When I first moved to Bridgend, I was greeted with a deep, resonant bark from my neighbour’s house. Somehow the word “bark” doesn’t fully convey the sound coming from over the honeysuckle laden fence between our houses. This was a “woof, woof, woof” of the most extraordinary timbre, the kind of noise you would hear if you were creeping around an Irish farm-house yard late at night in the mid-nineteenth century; the precursor to an angry farmer visiting all manner of violence on you with a nail-encrusted shillelagh before setting the hounds on your sorry carcass. How wrong could I be?
I peered over the fence and this monster… I kid you not… it was nothing short of a great big, hairy monster of a dog came lolloping towards me. I had never seen such creature before. He whimpered, barked again and repeated his whimper. Then in a moment of doggy supplication, he offered his huge head to me, tongue lolling out his mouth, itself as big as some poodles, red-rimmed eyes pleading. Being something of dog lover, I knew instantly that he was no threat, he just wanted to talk to his new friend… and have his head scratched. So, scratch it I did. Satisfied that the new human was indeed a friend and could easily be bent to his will for head scratching purposes, he loped off to have a drink of water, great slavering gulps that dried his bowl in a moment. One last “woof” and he flopped to the floor, content that all was good in the world.
Over the ensuing years there were many woofs, many head scratches and quite a few cuddles. His name was “Gandalf” and we became friends. Phil and Angela, my neighbours, and owners of Gandalf were kind enough to permit him free rein of all the other properties in the close, so we could share in the head-scratching, cuddly, hairiness that came as part of the deal with Gandalf. Then one day, around Christmas 2011, the barking stopped.
I wasn’t at home much around Christmas, so I did not have time to catch up with the comings and goings of the close, and it wasn’t until the closing Friday of the year I discovered that Gandalf was no more. I’ll spare you the details, but it transpired the old thing was a victim of bone cancer. He was seven, and wolfhounds do not live much longer than that, but it still came as a shock. The picture above isn’t Gandalf, but it illustrates what a lovely animal wolfhounds are.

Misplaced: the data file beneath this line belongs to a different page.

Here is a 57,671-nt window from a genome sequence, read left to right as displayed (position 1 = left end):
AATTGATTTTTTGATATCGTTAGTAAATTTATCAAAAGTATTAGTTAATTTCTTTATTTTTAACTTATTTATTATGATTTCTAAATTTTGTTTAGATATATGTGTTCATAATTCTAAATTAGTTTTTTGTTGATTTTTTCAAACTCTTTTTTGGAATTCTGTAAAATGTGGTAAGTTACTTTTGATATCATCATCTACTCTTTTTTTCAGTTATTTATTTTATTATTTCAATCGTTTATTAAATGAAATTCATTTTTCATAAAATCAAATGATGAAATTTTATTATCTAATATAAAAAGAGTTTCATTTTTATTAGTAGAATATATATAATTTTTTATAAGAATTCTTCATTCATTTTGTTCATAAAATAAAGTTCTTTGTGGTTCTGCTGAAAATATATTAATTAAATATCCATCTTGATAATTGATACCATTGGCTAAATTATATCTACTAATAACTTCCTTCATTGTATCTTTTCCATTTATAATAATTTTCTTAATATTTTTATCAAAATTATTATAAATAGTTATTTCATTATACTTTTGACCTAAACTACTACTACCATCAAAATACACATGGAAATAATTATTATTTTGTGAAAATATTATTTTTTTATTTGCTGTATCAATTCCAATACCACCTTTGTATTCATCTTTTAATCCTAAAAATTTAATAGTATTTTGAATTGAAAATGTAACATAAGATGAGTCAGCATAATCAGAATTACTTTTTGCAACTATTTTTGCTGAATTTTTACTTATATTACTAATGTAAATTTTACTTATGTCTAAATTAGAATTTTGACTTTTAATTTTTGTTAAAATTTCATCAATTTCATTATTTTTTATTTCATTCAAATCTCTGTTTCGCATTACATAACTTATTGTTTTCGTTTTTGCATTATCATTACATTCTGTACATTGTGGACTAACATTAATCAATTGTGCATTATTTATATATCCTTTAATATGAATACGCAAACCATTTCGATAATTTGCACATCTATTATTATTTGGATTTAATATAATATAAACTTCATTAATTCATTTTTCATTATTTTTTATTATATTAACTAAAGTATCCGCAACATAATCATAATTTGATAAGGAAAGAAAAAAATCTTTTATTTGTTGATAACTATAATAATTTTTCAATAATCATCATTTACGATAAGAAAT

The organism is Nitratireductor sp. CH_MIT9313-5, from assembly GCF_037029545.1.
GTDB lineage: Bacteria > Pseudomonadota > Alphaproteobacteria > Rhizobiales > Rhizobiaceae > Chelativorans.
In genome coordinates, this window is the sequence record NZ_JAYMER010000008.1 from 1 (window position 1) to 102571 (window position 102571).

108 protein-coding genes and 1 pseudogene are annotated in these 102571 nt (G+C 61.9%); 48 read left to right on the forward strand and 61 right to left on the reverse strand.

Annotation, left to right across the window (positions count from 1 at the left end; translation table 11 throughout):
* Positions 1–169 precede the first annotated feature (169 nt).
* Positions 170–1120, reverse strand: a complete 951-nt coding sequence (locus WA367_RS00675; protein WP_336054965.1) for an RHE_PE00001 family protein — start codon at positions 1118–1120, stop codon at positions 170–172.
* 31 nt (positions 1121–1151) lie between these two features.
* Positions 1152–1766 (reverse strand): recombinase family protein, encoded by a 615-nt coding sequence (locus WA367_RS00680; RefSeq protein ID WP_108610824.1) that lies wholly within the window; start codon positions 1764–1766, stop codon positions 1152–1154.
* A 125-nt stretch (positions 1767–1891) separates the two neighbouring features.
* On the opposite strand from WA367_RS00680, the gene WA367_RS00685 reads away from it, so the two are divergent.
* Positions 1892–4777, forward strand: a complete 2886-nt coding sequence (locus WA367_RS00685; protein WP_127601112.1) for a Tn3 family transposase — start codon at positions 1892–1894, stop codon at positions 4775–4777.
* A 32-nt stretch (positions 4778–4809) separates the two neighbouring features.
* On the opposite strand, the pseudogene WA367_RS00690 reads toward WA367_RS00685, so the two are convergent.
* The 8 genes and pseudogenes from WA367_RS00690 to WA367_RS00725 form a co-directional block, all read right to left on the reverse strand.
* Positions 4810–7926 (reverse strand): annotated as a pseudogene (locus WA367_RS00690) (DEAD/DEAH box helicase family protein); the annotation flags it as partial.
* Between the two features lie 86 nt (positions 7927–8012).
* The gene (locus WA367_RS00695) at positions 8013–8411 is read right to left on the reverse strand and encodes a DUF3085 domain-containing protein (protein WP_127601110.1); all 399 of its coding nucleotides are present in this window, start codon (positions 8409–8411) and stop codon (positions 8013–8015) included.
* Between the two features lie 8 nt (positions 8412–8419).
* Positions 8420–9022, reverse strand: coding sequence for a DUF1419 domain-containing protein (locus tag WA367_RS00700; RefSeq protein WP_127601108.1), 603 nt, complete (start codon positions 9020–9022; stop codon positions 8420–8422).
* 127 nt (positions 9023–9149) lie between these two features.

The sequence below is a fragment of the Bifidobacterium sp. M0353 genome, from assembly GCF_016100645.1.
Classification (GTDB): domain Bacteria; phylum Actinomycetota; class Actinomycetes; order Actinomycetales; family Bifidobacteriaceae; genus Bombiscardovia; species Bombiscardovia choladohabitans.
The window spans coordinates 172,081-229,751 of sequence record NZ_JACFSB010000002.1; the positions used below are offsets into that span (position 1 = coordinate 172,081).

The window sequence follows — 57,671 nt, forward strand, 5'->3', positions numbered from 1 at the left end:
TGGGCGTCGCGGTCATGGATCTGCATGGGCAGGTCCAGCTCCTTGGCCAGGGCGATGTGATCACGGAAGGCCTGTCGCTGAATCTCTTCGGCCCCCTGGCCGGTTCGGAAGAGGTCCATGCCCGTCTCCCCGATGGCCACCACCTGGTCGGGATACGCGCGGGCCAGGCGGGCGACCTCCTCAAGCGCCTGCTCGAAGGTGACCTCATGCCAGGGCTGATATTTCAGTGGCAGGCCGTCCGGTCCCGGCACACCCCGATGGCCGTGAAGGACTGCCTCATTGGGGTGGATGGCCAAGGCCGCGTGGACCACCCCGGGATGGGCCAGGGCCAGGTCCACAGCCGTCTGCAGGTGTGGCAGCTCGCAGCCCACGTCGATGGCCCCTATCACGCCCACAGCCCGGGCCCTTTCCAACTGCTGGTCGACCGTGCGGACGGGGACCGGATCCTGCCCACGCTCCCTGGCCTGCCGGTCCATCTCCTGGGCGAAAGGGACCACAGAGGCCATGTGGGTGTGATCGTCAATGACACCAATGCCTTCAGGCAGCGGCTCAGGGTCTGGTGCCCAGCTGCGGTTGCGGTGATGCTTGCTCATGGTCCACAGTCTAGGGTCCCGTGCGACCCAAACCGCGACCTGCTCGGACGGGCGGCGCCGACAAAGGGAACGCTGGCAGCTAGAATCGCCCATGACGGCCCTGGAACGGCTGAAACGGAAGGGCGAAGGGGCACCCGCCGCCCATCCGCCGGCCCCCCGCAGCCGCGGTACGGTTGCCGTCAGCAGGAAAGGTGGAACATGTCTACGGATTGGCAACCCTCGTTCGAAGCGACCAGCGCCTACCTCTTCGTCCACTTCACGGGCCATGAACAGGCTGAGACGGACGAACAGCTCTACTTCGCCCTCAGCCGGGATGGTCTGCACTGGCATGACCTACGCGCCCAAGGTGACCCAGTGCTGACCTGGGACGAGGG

Seven, even in doggie years, is no great age, except for these great hounds. For them it is a terminus, a full stop when their big old hearts can beat no more, almost as if the head-scratching, hairy bigness of them had all become too much. They are the tallest of dog breeds, but rarely live beyond the six to ten year age span, with seven being a pretty consistent average. (Now for the science) Dilated cardiomyopathy and bone cancer are the leading cause of death and like all deep-chested dogs, gastric torsion (bloat) is common; the breed is affected by hereditary intrahepatic portosystemic shunt. All of which translates into a life of loving cut short by genetic predisposition to dying before a decade is out. Somehow, that doesn’t seem fair.
Wolfhounds have been around for along time. They may well have been introduced to Ireland as early as 7000 BC, but in all that time, no-one has found a way to extend their lives. Perhaps they haven’t looked. I think they should. It’s too late for Gandalf, but perhaps some geneticist somewhere can identify the DNA switches that make them what they are: great big, precious lumps of head-scratchy happiness, that leave you just when you’ve gotten used to them.
Goodbye Gandalf. RIP.